We all know what an RSS feed is these days - basically it allows the syndication and reuse of content.
And this content can be anything, text, images, data, and as such provides a really easy way of getting the data out from one instrument and into something else. A nice example is the Canberra weather feed which provides a nice set of structured data wich you can periodically poll and extract the data you want to display it in a nice little application.
This is in fact what iPad and Mac weather widgets do. And that's fine for structured data. As it's structured we can interpret and pick.
Then we come to RSS as a substitute for usenet news, or indeed using it for article and document syndication, and then using applications such as Google reader as an aggregator, or newsreader substitute.
And this is where we come to usability, and twitter can teach us a lot here.
One of the virtues of twitter is that it limits you to a 140 characters, so, if you share links on a regular basis it's basically article headline, article source, and a shortened url.
Headlines of course can be misleading, but it does have the virtue of being easy to scan a scad of posts and choose the interesting ones.
RSS aggregators (well now Bloglines has had a near death experience, we basically mean Google Reader) uncritically display the feed content.
Which is fine. Except if one wants to scan a load of aggregated material in a hurry one only really wants the first paragraph or so.
But of course there are these publications (ok the Guardian) who put the full text of every article in the feed - great is you're viewing it a a Guardian reader app, not so great if you are using an aggregator. And this is why the Guardian's feed is less usable than say the SMH's.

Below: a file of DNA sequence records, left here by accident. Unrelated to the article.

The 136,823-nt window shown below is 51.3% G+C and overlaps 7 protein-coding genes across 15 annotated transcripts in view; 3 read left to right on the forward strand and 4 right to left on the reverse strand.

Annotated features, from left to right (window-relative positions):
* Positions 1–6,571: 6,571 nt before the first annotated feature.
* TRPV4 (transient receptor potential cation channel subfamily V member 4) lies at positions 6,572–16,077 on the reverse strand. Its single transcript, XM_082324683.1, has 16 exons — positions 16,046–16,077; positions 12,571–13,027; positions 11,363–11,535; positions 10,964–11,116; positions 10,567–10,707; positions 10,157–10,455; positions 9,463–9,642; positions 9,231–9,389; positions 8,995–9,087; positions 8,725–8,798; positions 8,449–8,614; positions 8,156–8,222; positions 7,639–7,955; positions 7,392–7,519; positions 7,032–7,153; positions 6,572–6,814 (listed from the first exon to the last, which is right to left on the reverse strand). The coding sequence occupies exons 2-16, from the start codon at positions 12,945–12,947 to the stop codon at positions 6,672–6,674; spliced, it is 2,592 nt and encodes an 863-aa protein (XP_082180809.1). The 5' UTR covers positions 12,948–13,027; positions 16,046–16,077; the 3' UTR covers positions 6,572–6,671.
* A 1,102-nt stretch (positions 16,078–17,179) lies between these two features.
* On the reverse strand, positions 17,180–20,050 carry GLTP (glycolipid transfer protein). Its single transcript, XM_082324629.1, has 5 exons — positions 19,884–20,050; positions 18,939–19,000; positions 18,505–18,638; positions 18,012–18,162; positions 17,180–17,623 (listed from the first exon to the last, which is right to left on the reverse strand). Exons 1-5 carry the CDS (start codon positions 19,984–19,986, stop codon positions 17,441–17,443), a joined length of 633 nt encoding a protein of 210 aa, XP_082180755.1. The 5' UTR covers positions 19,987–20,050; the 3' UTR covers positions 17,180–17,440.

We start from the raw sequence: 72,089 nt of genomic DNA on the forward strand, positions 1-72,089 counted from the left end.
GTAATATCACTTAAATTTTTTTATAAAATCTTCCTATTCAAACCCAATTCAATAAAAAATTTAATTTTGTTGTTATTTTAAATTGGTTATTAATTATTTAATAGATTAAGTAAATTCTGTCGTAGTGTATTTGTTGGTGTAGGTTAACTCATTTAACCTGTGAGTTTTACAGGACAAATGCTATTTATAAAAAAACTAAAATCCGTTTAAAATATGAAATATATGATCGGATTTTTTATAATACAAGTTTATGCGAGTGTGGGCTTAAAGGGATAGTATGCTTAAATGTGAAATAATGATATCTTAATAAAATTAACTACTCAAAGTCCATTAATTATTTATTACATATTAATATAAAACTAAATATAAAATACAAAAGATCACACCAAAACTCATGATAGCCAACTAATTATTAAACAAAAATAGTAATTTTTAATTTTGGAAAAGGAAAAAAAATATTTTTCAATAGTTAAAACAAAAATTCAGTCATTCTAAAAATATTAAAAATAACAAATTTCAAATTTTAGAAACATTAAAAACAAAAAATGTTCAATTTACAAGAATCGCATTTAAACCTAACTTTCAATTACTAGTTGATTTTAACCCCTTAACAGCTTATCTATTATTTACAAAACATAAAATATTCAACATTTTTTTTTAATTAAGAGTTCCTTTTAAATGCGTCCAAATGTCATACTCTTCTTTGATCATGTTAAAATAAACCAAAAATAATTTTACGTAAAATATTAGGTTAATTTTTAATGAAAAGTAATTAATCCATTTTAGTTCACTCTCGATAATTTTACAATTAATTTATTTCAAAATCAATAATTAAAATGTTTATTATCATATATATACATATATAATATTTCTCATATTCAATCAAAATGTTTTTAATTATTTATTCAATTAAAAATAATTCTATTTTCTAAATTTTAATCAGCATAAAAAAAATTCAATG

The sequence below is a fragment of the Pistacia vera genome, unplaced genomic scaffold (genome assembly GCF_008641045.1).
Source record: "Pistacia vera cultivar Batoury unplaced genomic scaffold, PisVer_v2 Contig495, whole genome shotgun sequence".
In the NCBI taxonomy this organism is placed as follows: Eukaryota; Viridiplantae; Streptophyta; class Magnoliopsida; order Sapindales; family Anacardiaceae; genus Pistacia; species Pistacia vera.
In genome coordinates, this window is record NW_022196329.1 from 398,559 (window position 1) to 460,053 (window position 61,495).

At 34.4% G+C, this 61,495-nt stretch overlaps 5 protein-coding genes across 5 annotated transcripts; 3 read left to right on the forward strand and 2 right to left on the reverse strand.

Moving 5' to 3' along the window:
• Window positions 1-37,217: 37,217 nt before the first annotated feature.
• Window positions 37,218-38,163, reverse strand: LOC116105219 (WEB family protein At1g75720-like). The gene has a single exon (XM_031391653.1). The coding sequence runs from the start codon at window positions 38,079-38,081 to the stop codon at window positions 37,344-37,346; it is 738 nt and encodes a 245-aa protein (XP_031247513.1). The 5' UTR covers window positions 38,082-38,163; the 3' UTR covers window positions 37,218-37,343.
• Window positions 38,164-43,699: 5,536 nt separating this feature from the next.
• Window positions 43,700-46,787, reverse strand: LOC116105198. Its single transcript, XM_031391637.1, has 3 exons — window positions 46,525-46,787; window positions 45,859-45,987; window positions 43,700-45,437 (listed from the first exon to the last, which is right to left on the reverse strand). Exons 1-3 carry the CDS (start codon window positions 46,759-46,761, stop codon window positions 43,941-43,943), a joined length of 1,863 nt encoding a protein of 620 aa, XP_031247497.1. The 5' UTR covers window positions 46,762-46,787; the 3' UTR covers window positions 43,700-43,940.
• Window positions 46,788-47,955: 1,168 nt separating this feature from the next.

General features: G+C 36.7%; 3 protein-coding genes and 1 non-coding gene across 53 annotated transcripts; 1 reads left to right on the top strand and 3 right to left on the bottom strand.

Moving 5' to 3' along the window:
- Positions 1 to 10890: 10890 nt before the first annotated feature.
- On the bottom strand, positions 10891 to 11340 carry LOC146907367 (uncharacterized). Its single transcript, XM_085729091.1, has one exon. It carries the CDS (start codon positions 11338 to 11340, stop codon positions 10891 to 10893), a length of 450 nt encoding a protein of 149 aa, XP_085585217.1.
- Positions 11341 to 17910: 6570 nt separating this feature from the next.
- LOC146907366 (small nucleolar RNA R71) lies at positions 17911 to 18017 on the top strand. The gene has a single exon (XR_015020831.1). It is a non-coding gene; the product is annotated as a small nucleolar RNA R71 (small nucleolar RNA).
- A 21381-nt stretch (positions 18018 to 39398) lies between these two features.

This of course doesn't matter if you are using individual custom apps, as they can be configured to work with the individual feed. However generic readers are different, they have to work with all feeds and rely on the individual feed being sensibly formatted.
For example, a number of blogging solutions allow one to configure the feed to only show the first hundred or so words, the idea being to attract eyeballs to content (hey, this post about the Byzantine spice trade looks cool, let's go read some more).
And this works well in aggregators - enough to scan to see if it's worth following up.
Now, one could of course write an aggregator that read a feed and displayed only the the first sentence of an article, or the keywords, or the first hundred words or whatever. But the trouble with rules like these is that they will break something, like the really key update that's a 102 words long that's not worth clicking through to the article itself.
Configuring the rss content at the originator end at least means that the originator knows not to put anything more than a 100 words in the first paragraph, and to make it punchy (The spice trade played an important part in the sex lives of Byzantine Greeks ...)
But then there's a view that RSS is only a distribution mechanism, and certainly newspaper publishers like the idea of locking people into individual applications rather than having them read widely, but if one wants to read widely one needs some sort of aggregator like tool.
Google Reader (it's what I use so that's why I use it as an example) is basically no more sophisticated than the Pan Usenet newsreader.
Perhaps what we need in these presentation centric days is something more like paper.li, a twitter aggregator that aggregates content from twitter feeds.
It of course requires processing time and power and hence is not realtime. The trick would be is to offload processing to the client machine and download all feeds raw, but then we start getting away from the great advantage of web apps - it's always the same be you on mozilla, chrome or ie and if you're on a mac, a pc, or some ten year old recycled machine running linux...
So I'm stuck. Remote and simple is truly platform agnostic, local and sophisticated starts asking questions about os and host restrictions ...